Tanzania's national parks’ airspaces have been declared a no-drones flying zone in a bid to stem escalating poaching.
“As of November 6, 2014, the use of the unmanned aerial vehicles of different sizes for photo taking, filming and other purposes is not allowed in the national parks for security reasons,” said the Tanzania National Parks Authority (Tanapa) in a statement.
Though Tanapa does not go into details, it is believed poachers could use the gadgets for mapping where elephants and rhinos can be found.
Tanapa public relations manager Pascal Shelutete said there were concerns about the risks of flying unmanned aircraft over the parks.
“Until we determine an appropriate policy to guide drones usage and protect resources in the parks, we have restricted them,” he clarified.
This means operators of drones and unmanned aerial vehicles will not be allowed to fly them in Serengeti, Mount Kilimanjaro, Tarangire, Lake Manyara, Arusha, Gombe Stream, Katavi, Kitulo, Mahale, Mikumi, Mkomazi Ruaha, Rubondo Island, Saadani, Saa Nane Island and Udzungwa Mountain national parks.
“We ask all tour operators to notify their clients and assist in the compliance of this public notice. The same applies to all visitors intending to do filming in the parks,” said the statement.
Mr Shelutete said drones and UAVs are high-tech tools the officials are not conversant with.
“It is foreign operators only who currently know what they are doing with the devices, this is quite unacceptable,” he added.
Interest of the nation
The ban on drones is supported by Tanzania Association of Tour Operators chief executive Sirili Akko, who said it was in the best interest of the nation.
“However, I challenge them to be well equipped technologically in a bid to identify and deal with such things without causing inconveniences to holiday makers,” Mr Akko said.
One UAVs operators, Mike Chambers, who has successfully used the machines for monitoring Tarangire National Park last month, also supports Tanapa’s stance, saying it is imperative to control the machines.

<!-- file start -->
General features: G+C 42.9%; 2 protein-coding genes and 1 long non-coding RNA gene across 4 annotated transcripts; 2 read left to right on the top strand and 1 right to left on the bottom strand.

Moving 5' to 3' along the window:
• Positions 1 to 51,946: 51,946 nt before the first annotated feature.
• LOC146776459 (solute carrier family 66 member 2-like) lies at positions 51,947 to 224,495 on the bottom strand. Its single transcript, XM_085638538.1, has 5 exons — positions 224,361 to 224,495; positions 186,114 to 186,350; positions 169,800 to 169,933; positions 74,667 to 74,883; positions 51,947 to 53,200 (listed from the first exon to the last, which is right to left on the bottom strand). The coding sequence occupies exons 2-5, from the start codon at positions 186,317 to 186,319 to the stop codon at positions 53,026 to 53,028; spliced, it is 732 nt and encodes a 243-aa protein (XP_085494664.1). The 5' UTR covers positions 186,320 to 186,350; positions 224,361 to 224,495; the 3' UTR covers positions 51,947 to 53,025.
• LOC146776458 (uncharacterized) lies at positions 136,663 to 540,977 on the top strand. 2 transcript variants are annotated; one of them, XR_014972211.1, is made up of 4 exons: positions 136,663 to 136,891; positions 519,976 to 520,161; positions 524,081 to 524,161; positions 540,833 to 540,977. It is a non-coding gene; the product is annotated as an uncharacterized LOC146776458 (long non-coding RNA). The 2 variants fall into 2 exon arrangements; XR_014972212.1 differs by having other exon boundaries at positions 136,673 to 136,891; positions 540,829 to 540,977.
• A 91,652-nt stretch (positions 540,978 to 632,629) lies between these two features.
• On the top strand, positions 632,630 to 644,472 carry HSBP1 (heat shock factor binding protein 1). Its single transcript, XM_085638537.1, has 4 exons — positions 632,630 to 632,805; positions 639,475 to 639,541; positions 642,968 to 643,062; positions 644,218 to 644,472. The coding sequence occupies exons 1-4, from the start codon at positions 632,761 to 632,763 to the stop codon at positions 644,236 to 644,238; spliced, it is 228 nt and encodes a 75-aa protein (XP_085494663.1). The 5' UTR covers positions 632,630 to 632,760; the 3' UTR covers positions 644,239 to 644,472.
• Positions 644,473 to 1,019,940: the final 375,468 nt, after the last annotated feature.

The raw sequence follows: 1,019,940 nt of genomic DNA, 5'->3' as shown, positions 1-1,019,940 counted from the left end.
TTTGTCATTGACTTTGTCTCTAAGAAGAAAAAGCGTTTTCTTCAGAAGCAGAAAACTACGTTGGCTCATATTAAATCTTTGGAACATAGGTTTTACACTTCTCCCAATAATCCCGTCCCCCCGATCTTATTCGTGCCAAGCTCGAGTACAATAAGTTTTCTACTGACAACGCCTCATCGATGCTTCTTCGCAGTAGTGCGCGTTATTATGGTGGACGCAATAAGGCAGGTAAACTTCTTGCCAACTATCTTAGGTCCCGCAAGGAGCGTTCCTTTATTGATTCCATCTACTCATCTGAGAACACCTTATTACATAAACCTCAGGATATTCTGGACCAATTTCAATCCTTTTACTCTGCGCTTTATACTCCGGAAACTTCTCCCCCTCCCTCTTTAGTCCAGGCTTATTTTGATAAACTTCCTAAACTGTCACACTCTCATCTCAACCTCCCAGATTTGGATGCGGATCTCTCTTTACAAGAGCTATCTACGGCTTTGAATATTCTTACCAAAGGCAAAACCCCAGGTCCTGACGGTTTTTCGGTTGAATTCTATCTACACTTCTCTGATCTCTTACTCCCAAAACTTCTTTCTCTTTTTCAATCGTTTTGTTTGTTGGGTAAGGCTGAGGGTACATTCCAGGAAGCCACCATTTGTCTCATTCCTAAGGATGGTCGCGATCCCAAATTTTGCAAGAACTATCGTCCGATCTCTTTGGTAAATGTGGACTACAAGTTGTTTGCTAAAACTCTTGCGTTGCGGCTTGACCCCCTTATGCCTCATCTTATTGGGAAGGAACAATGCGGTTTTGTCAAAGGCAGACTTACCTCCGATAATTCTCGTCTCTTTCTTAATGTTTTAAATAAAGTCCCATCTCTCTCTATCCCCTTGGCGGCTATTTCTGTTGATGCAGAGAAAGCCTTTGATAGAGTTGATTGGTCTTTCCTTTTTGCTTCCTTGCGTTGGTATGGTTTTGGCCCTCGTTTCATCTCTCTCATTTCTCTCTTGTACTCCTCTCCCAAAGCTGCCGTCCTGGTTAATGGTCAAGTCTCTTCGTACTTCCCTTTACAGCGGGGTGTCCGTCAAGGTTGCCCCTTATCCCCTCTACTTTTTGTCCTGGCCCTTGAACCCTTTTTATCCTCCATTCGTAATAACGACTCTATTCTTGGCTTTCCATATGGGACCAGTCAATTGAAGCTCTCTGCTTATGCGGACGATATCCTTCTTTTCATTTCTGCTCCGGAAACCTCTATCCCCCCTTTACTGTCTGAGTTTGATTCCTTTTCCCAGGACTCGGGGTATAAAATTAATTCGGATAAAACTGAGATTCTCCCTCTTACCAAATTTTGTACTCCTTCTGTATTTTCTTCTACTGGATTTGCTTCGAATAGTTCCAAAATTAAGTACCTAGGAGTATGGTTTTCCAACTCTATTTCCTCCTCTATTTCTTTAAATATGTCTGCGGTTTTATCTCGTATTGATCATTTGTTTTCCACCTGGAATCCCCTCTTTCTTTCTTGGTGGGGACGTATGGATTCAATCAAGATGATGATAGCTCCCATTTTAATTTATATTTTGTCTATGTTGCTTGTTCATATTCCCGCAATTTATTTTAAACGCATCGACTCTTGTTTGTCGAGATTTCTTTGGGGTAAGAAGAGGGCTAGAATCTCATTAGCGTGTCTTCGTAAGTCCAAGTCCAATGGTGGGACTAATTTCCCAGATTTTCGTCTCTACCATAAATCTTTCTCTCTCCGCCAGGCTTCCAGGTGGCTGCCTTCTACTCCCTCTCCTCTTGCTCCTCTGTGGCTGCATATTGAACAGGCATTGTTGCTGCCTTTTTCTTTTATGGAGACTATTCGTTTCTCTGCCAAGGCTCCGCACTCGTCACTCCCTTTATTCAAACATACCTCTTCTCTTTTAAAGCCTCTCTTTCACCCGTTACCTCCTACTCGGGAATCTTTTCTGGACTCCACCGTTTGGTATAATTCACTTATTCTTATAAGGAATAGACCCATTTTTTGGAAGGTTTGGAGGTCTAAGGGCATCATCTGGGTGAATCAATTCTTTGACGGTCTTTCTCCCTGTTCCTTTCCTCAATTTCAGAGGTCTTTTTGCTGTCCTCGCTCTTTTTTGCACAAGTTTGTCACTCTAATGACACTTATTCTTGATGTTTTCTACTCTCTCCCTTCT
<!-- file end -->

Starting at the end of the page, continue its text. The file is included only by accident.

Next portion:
“In the Bathawks Company case, we had extensive discussions with Tanapa before we tested specific anti-poaching equipment. Tanapa can’t just allow anyone to fly any machine. The responsible way is to take control and only allow authorised activities,” Mr Chambers said.
However, the Tanzania Civil Aviation Authority (TCAA) said there are regulations for drone operators.
“We have legislation for anything that enters to our airspace; that’s why the UAVs were allowed to fly on a trial basis with a view to supporting the country’s anti-poaching initiatives in future,” TCAA acting director general Charles Chacha said.
The use of UAVs for aerial surveys is expected to help stop the senseless killing of elephants and other wildlife in Tanzania. The trials are part of the latest efforts by the private sector to complement the government’s anti-poaching initiatives.
Tanzania has been under scrutiny over the commercial-scale slaughter of its elephants. Available data shows the country is losing 30 elephants a day, or nearly 11,000 a year.
Almost half of the country’s elephants have been shot, speared or poisoned since 2007, leaving about 60,000 in total. Going by the present rate of poaching, Tanzania’s elephants could be gone within five years. For example, a recent report shows that the Selous Game Reserve — a Unesco World Heritage Site — which boasted 38,975 elephants in 2009, now has barely 13,084.
Selous is renowned for its large numbers of elephants and other big game but rampant poaching has brought about a dramatic decline in its elephant and rhino populations.
The current poaching crisis began in Central Africa about a decade ago and has since spread to East Africa, where as many as 25,000 elephants were killed in Tanzania’s Selous ecosystem — 66 per cent of the reserve’s population — between 2009 and 2013, prompting Unesco to add the reserve to its list of World Heritage Sites at risk.